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Sufix® 832 Advanced Superline® Braid Fishing Line is the most abrasion-resistant, quietest, longest casting, roundest braid on the market. Seven Dyneema® and one Gore carriers and 32 weaves per inch together give a 30% higher palomar knot strength than other braids.
Seven Dyneema and one Gore® carriers
32 weaves per inch
30% higher palomar knot strength than other braids
great fishing line
Simply the best line I've ever used. You will not regret paying the extra money for this line.
September 2, 2012
My favorite braid
This was my 3rd braid purchase and will be my last. I love this stuff.
Came off the spool nice and limp with absolute no memory at all. I bought the 50# for my BC. Casting distance has greatly improved. The reel seems to really perform better than it had on the past.
I was very impressed how strong this stuff is. I tied it to a shark hook and put it in my vise. With a simple improved clinch knot and a thick pair of welding gloves, I pulled and never broke the line or knot. I straightened the hook out.
I hate to compare anything to anything but I tried Power Pro first because of the cost. While I was very impressed with PP this blew me away. 150 yards was enough for 3 reels when backed with mono.
August 13, 2012
best braided line ever
this is an awsome fishing line i use 50lb for top watter and flipping .i have tried other braided lines and this out preforms them all
July 16, 2012
The 832 will work for you.
strong, smooth, supple, sensitive, and dependable. everything you need or want in a fishing line.
June 15, 2012
This line definitely casts better than fireline. Fireline has a smaller diameter to pound test ratio. If you cast a lot, I suggest duracast. Plus it dosent kink or knot up causing a forward lash. That will happen eventually with fireline. And when that happens you have to strip off a lot of line to fix it.
If you were using this line on a spinning reel for shakey heads or small jig fishing would you tie directly to the line our would you use a flourocarbon leader. The water I fish is mainly stained but ranges from basically clear all the way to a mud hole. Thanks.
I fish shakey heads all the time on lake Lanier and I ALWAYS use a fluorocarbon leader. I use a double uni knot or a swivel, whatever works best for you. In my opinion you get much more bites with a leader.
I am not a huge believer in fluro leaders. I think especially in stained water they are not necessary. The real advantage to running a leader though is if you snag up, it will always break at your leader. Saving you a lot of money. It's more expensive to replace your superline. If I am crank baiting with little chance of snagging I always tie direct. That way I never have to worry about a "nick" in my line which creates a weak point.
I too fish a large range clarity . I usually fish with a leader unless its muddy but you really can fish without the leader in heavy stained water too especially if it has a green tint to it . When water is gin clear I switch spools opting for P-Line Floroclear mainline . I prefer the all clear line over the braid leader method when fishing the really clear waters because I will go to 4-6 pound test and really dont care for the loss of strenght that occurs when you join them with a uni to uni knot . So I just use the clear. You will of course experiment but ultimately if you decide on full a time braid, braid/leader system I wouldn't suggest you use less than 8# test leader line . Also it might be good to say that I use 100% Berkley Fluorocarbon line as leader line over the P-Line Floroclear for tying on leaders . The pure fluorocarbon lines all are a little more abrasion resistant than copolyomer lines are . But for mainline the pure fluorocarbon lines abrassion resistance isn't enough of a attribute to give it the nod over a good copolymer line like the P-Line Floroclear. The P-Line is very abrasion resistant in it's own right and will out perform any pure fluorocarbon line out there where casting and handability are considered . One last bit of advise is that when tying fluorocarbon or copolymer lines they are both suseptible to line burn when tightening down the knots . You will need to moisten all your knots with saliva before tightening them . If your line looks burned any at all (stretched or curly) then cut the knot and start all over . If you don't you will be sorry . You will have to experiment with what ever knot you use by tightening a little to this line and then a little to the other until you getter done . I use a Palomar knot and start with the tag end first every time . Oh yea I just want to say this braid line is the best of the best don't look anywhere else . Hope that gives you enough info to start the great ever on going perfect line system search that we all go through for rest of our fishing lives . Good Luck!!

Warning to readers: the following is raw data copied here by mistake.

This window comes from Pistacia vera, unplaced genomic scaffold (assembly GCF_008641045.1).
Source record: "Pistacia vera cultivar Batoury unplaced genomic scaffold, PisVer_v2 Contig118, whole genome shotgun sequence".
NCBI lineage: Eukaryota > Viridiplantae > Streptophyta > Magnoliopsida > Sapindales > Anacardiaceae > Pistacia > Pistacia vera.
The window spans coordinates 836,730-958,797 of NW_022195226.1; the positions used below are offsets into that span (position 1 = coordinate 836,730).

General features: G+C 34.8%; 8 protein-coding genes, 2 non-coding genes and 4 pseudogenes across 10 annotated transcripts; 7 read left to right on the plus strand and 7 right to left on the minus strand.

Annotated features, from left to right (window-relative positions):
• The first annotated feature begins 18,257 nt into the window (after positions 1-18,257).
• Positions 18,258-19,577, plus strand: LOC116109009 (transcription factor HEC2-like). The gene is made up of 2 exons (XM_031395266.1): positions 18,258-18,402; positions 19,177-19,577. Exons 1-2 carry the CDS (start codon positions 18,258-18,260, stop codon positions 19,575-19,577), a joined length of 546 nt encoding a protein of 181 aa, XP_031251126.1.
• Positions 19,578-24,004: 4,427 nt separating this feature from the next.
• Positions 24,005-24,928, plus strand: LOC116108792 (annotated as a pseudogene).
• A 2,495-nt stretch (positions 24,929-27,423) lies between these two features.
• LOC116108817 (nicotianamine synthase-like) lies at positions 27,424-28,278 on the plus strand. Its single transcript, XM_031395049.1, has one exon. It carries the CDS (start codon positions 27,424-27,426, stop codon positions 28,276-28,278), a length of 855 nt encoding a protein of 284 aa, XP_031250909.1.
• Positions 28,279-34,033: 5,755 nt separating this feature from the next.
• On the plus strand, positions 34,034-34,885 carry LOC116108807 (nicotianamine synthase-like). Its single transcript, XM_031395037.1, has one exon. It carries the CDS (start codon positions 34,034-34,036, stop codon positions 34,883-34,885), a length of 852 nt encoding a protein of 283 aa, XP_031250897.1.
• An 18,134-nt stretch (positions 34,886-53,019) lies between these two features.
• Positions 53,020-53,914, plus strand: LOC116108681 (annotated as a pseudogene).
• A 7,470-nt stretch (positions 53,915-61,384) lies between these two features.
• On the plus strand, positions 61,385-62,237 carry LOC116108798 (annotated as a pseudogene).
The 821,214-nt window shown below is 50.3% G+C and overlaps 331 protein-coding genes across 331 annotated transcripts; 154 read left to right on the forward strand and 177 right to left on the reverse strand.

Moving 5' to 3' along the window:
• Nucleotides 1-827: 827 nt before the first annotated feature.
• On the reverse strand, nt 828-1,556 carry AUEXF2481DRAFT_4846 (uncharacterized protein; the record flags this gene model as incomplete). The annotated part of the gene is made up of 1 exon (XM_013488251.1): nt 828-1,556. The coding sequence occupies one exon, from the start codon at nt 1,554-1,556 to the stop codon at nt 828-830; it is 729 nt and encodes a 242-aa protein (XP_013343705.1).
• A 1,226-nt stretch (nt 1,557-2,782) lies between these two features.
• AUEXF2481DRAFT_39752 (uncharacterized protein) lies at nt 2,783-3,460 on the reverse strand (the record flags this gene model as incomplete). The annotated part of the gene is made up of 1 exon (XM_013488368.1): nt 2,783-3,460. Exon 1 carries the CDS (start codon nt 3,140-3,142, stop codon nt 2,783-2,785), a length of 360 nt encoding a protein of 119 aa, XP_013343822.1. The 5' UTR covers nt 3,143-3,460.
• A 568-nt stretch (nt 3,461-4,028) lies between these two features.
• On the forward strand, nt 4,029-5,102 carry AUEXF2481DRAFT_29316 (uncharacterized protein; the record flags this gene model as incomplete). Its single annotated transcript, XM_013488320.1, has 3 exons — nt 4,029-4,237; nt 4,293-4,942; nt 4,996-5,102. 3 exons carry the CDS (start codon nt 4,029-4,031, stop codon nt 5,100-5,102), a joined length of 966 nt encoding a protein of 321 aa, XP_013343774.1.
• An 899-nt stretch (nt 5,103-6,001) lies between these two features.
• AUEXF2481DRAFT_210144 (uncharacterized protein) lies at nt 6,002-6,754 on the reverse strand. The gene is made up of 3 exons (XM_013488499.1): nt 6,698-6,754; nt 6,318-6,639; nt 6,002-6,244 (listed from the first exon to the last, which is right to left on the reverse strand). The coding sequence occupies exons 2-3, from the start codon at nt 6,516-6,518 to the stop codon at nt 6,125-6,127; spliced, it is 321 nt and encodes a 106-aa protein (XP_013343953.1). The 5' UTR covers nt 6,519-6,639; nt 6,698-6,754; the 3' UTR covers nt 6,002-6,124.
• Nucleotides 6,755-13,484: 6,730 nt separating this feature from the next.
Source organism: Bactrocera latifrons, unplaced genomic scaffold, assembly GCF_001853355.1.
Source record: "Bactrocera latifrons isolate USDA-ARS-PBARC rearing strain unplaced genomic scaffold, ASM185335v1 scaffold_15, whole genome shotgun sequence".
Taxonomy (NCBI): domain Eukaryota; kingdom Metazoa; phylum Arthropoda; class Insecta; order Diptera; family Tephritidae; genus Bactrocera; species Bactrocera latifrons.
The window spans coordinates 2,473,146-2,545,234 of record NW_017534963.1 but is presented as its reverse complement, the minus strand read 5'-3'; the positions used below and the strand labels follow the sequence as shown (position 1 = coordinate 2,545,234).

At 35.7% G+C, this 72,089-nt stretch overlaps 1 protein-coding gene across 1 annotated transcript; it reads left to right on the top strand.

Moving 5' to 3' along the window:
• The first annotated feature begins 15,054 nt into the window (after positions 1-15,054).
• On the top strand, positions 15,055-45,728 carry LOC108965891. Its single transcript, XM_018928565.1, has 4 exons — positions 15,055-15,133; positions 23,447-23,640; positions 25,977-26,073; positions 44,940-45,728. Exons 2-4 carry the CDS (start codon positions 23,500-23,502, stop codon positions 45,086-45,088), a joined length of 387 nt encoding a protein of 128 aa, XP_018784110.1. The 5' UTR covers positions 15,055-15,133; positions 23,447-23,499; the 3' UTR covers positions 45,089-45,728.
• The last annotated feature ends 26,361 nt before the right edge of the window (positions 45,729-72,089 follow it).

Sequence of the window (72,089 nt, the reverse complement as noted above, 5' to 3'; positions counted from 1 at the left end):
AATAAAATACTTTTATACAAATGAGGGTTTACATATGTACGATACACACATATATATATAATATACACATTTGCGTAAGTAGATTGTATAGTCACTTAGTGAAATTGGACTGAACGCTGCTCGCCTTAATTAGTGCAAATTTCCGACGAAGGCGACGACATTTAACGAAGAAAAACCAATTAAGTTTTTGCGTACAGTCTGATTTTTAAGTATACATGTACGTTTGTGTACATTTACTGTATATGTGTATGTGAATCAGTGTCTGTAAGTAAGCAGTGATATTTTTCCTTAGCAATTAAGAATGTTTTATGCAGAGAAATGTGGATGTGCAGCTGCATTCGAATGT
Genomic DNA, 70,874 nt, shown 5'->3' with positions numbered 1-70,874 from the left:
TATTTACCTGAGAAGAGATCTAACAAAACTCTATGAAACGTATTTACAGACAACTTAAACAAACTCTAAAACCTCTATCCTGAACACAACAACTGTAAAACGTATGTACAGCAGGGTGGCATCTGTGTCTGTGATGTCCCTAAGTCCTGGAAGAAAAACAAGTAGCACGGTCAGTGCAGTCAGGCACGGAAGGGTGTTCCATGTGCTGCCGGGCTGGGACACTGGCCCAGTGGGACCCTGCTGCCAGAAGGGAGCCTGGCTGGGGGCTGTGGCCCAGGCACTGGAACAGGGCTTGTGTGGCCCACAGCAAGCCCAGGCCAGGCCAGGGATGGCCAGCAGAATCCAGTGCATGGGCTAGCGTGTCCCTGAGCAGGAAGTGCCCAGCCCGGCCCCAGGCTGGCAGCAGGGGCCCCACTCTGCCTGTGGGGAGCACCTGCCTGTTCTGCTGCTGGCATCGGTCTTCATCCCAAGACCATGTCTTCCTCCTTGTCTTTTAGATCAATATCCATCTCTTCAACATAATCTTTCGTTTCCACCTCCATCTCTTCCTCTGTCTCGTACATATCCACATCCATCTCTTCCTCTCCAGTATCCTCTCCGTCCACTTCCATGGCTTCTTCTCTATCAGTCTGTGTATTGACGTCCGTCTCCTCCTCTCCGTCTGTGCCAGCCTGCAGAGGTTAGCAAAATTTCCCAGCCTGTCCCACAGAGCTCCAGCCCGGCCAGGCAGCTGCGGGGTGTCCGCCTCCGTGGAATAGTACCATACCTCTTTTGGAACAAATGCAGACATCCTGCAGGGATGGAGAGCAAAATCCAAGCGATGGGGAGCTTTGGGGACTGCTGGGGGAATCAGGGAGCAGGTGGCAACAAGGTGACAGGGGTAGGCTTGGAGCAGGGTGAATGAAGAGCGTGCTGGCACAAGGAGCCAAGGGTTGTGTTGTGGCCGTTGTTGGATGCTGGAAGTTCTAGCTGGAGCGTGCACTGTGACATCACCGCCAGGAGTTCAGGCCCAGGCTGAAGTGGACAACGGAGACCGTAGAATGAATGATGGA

The 6# is = to 2# mono and there is no 8# . But the 10# is = to 4# mono, the 20# is= to 6# mono, the 30# is = to 8# mono, the 40# is = to 10# mono, the 50# is = to 12# mono, the 65 is = to 17# mono, and the 80# is = to 20# mono. It is a little larger dia. than in some of the other lines out there in some of the pounds offered . But let me just say that I wouldn't let that bother you too much because there is no other braid out there that can hold a candlle to the performance of this braid in any way .
For most fishing applications, I use 40# on baitcast reels and 20# on spinning reels. For particular situations, I may go heavier on baitcasters and lighter on spinning gear but 40# and 20# is what works for me 90% of the time.
i personally think it really matter on what kind of baits your throwing and what structure your fishing all depends on that. Generally for all of my cranking i use 20-50lb braid depending on what i have around me as far as structure goes but i think a good all around lb test is 40
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